I can assure you phenolic resin can withstand any temps that a dishwasher could generate. Phenolic resin is used in brake lining and can and does see very high temps.

Fred Agnir
12-08-2004, 01:06 PM
<blockquote><font class="small">Quote DavidMorris:</font><hr> Don't think I'd recommend putting the balls in the dishwasher. DW's work primarily due to the very high heat involved. I have no idea of the heat tolerances of phenolic resin (Fred?)<hr /></blockquote>

Dishwasher temperature is well below anything to be worried about for pool balls, I'd think. I think bleach or some chemistry in machine dish washer detergent turns the white into pinkish. That's the biggest problem.

Fred

DavidMorris
12-08-2004, 01:21 PM
Well, there you go. I figured I'd get an education on that. Brake linings? I had no idea. /ccboard/images/graemlins/laugh.gif

kyle
12-08-2004, 04:39 PM
I've heard that the orange furniture cleaner is good for cleanig balls not sure of the name, the place I play at uses some kind of paste that is never buffed off properly.

SnakebyteXX
12-08-2004, 05:45 PM
[ QUOTE ]
...it leaves alot behind so I always need to get out the vacuum <hr /></blockquote>

There are small canister type vacs that work very well to keep the cloth clean. Because they're small it's not a big deal to keep one within easy reach of the table. I picked up a little 11 amp Panasonic unit that sits in a corner close to the table. It has a vacuum hose for ease of reach and a non-roller brush head that makes it easy to clean the entire table in about five minutes a day.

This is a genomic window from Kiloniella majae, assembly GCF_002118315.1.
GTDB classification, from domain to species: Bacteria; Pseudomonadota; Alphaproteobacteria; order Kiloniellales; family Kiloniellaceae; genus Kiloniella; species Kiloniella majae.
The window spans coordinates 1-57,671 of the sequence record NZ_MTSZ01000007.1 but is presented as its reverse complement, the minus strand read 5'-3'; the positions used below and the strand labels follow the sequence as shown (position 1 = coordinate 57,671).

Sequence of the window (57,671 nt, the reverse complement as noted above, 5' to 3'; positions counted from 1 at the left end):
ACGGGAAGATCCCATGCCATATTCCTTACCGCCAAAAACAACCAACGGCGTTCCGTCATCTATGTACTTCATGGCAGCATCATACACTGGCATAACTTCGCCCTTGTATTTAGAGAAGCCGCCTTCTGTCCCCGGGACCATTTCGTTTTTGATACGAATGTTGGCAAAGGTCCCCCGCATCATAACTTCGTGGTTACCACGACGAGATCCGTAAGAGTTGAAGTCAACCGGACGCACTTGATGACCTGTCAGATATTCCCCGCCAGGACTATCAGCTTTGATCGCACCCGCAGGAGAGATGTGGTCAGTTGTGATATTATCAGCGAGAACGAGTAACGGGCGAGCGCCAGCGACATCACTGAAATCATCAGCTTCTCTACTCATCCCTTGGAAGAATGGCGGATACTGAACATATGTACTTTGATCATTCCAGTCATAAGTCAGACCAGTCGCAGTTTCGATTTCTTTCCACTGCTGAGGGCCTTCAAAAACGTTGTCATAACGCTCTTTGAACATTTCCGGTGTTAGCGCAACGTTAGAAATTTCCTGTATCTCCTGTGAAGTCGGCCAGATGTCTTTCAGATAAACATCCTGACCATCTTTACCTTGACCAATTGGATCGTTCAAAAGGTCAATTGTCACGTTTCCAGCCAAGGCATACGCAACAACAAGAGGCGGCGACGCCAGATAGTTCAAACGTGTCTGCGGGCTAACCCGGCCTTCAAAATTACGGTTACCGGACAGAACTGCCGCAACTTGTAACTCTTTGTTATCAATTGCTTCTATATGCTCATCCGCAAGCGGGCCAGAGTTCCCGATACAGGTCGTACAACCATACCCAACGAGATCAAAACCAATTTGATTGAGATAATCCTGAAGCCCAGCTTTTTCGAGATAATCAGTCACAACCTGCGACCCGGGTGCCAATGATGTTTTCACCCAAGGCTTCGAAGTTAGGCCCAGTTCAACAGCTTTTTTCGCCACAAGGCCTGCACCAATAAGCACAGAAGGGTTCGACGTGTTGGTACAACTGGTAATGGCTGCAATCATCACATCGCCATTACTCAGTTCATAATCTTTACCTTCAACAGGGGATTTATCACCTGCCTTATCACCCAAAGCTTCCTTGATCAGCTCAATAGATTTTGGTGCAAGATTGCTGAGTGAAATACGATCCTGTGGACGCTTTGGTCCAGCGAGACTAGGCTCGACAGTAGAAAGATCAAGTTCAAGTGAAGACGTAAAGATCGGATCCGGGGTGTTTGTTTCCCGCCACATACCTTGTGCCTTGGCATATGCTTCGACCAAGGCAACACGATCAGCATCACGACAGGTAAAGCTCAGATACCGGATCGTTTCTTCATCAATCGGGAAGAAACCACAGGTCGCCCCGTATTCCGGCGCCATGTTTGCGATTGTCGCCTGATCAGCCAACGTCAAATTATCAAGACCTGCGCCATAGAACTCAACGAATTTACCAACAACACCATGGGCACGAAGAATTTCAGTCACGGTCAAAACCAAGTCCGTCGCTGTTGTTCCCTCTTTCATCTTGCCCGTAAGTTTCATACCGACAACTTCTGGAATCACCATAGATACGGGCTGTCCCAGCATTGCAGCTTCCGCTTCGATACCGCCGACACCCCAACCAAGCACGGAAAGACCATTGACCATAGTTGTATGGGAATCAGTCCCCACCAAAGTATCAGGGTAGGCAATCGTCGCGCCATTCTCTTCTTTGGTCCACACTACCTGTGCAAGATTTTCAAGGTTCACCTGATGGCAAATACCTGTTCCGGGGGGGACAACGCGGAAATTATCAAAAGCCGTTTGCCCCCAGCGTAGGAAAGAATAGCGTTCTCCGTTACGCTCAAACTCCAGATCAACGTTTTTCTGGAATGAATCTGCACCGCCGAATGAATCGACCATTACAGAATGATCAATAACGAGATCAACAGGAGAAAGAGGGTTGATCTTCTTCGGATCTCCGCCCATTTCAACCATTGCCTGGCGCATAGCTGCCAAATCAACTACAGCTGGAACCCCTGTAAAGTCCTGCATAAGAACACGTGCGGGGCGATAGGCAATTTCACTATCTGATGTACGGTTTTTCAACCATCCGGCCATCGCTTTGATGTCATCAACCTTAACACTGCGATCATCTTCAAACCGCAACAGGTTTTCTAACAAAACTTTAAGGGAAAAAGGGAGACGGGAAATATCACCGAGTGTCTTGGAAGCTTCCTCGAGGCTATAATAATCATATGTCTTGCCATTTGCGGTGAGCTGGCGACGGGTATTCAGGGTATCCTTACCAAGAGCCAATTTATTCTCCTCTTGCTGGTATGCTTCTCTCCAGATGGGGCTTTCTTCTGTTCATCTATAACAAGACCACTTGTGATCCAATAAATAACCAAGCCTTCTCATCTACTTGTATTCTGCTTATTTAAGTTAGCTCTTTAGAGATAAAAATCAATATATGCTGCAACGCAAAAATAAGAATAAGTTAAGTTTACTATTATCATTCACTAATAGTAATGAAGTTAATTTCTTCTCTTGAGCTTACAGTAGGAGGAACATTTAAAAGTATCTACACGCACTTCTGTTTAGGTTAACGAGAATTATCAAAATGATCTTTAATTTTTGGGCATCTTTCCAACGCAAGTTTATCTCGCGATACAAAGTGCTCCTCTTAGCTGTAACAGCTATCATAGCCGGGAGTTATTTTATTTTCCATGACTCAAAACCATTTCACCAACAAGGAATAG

According to my table mechanic chalk dust is a highly abrasive kind of sand that if left unattended on your table will eventually penetrate into the cloth and shorten its life. Given enough time the chalk dust will also build up under the cloth making the playing surface uneven and further shortening the life of the cloth.

I make a point of vacuuming my table surface every morning before I start play. Sometimes if I notice any extra-heavy chalk streaks building up I will stop what I'm doing and vacuum them away. After chalking up I will also tap the shaft against my palm off to the side of the table to knock off excess dust and prevent it from falling on the cloth.

I also keep the table covered when not in use. The table is covered every night and stays covered until I'm ready to play in the morning. If I know that the table is not going to be used for several hours - it gets covered.

Call me crazy (or anal rententive) but so far my Simonis 860 still looks and plays great.

Just my dos centavos

Snake &lt;-- did I mention that we have five cats and a woodstove? Ashes and cat hair - oh, my!

JimS
12-09-2004, 07:30 AM
I've had a table for about 5 years.